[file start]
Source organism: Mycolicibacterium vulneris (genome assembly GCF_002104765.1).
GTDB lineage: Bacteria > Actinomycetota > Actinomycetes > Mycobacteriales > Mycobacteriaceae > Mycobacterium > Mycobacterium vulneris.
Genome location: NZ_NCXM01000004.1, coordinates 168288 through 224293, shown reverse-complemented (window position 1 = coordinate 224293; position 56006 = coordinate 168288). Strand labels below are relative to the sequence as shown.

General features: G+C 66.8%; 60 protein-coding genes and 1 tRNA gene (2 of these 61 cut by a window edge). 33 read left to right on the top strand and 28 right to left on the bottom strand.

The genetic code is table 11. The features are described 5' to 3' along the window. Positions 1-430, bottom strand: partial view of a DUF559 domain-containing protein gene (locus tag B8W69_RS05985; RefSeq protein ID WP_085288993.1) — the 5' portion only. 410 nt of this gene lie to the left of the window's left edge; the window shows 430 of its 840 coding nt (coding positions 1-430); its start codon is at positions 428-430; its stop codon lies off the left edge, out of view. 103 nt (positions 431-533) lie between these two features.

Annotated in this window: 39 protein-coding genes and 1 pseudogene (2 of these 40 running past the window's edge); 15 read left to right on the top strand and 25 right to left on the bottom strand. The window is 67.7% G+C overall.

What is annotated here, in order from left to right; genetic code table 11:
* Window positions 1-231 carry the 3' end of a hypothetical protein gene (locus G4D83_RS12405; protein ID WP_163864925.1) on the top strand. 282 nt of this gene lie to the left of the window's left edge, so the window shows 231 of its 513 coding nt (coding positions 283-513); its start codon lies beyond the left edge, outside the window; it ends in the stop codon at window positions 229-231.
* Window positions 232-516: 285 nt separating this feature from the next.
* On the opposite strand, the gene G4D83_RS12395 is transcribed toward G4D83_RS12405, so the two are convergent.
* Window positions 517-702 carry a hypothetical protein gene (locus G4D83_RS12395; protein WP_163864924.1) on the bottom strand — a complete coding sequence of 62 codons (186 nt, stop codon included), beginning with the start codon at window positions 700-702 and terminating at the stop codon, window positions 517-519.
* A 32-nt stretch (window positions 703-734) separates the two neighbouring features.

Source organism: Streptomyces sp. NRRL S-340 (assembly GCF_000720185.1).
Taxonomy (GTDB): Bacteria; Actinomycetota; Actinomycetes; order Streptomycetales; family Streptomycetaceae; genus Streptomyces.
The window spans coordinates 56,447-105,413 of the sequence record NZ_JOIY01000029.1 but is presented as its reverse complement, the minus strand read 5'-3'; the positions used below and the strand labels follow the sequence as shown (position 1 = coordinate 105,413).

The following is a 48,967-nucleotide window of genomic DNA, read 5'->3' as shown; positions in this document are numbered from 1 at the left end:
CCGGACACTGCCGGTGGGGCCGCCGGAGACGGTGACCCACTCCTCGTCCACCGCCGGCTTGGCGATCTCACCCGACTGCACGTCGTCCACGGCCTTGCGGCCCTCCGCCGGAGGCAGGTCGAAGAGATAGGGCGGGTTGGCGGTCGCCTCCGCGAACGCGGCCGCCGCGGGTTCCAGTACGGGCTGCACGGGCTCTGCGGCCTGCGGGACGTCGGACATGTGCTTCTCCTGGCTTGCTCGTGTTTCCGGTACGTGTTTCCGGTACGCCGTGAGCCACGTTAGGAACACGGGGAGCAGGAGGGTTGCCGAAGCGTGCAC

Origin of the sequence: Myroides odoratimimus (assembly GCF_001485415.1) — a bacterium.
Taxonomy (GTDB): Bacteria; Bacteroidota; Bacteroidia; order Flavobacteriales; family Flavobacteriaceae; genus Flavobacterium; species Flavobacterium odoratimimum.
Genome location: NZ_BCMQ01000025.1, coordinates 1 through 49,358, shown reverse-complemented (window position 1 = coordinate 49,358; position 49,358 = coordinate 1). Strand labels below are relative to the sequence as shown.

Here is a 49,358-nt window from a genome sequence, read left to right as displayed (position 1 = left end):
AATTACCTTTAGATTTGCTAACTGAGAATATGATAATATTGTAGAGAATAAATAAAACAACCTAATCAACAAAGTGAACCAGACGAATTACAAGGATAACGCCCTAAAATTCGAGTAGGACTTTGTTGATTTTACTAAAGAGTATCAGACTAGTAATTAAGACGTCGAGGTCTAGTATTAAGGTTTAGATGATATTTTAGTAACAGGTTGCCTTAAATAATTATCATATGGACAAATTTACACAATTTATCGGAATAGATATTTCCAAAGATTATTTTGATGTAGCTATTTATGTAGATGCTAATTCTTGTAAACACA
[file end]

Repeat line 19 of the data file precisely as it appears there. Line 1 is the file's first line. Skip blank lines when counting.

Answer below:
Taxonomy (GTDB): Bacteria; Bacteroidota; Bacteroidia; order Flavobacteriales; family Flavobacteriaceae; genus Flavobacterium; species Flavobacterium odoratimimum.